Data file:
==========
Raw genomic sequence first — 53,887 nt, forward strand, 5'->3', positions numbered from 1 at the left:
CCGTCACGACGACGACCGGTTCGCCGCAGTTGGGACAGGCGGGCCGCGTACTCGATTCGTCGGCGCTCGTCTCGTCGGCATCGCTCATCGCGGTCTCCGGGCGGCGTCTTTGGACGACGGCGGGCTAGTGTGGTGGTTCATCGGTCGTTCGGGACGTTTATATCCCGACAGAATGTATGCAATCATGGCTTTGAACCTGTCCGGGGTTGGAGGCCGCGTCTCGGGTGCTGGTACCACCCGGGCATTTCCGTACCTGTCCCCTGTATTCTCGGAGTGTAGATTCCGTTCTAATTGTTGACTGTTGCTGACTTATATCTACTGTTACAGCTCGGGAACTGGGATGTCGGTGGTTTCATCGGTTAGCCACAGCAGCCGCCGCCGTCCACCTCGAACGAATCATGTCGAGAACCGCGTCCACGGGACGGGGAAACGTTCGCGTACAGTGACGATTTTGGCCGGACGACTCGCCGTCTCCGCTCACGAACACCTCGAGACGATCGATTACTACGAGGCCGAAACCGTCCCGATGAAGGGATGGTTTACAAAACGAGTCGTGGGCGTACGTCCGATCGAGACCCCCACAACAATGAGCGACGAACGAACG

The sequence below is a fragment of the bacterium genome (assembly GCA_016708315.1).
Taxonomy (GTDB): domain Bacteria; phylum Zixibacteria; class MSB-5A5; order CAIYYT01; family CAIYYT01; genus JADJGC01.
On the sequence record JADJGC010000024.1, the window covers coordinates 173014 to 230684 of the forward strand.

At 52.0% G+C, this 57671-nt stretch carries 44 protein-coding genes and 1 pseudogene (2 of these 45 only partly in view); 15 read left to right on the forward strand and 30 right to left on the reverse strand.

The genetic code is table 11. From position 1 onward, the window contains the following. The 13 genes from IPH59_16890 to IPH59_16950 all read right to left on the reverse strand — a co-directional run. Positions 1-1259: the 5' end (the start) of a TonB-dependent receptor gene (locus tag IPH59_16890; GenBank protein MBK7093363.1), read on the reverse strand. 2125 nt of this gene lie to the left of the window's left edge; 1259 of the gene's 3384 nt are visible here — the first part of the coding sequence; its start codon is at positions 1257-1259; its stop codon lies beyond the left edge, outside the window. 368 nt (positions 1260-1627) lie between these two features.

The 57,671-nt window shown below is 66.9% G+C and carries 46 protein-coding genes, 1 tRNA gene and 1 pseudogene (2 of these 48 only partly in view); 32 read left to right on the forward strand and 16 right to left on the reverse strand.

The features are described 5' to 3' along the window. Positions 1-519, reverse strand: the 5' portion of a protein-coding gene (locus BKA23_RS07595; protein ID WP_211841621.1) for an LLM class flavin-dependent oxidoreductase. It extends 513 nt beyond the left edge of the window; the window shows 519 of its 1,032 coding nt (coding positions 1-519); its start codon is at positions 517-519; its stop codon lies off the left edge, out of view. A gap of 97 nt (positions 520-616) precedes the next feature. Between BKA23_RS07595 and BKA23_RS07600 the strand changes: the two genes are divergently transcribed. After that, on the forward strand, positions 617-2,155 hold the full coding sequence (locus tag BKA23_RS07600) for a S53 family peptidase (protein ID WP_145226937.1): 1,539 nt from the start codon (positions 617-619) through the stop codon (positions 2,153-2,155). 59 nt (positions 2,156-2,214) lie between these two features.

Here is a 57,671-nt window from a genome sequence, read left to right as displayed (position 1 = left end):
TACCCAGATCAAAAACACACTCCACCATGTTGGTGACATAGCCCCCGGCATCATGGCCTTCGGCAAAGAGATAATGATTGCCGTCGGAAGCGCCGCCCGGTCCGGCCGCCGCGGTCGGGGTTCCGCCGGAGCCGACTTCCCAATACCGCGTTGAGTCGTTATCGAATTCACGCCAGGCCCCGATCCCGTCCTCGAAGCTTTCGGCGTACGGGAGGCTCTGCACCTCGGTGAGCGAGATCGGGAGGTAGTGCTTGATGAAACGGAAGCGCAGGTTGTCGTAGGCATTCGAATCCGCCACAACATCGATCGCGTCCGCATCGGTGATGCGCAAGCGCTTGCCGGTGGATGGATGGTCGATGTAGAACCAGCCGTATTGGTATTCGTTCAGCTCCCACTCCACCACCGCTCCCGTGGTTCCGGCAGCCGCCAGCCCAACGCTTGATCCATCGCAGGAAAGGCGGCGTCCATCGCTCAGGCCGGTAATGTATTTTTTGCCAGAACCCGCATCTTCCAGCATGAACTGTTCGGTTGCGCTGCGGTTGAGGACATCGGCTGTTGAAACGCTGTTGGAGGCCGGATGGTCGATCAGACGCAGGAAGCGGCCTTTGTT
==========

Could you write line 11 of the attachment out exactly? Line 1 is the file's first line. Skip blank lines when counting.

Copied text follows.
TACCCAGATCAAAAACACACTCCACCATGTTGGTGACATAGCCCCCGGCATCATGGCCTTCGGCAAAGAGATAATGATTGCCGTCGGAAGCGCCGCCCGGTCCGGCCGCCGCGGTCGGGGTTCCGCCGGAGCCGACTTCCCAATACCGCGTTGAGTCGTTATCGAATTCACGCCAGGCCCCGATCCCGTCCTCGAAGCTTTCGGCGTACGGGAGGCTCTGCACCTCGGTGAGCGAGATCGGGAGGTAGTGCTTGATGAAACGGAAGCGCAGGTTGTCGTAGGCATTCGAATCCGCCACAACATCGATCGCGTCCGCATCGGTGATGCGCAAGCGCTTGCCGGTGGATGGATGGTCGATGTAGAACCAGCCGTATTGGTATTCGTTCAGCTCCCACTCCACCACCGCTCCCGTGGTTCCGGCAGCCGCCAGCCCAACGCTTGATCCATCGCAGGAAAGGCGGCGTCCATCGCTCAGGCCGGTAATGTATTTTTTGCCAGAACCCGCATCTTCCAGCATGAACTGTTCGGTTGCGCTGCGGTTGAGGACATCGGCTGTTGAAACGCTGTTGGAGGCCGGATGGTCGATCAGACGCAGGAAGCGGCCTTTGTT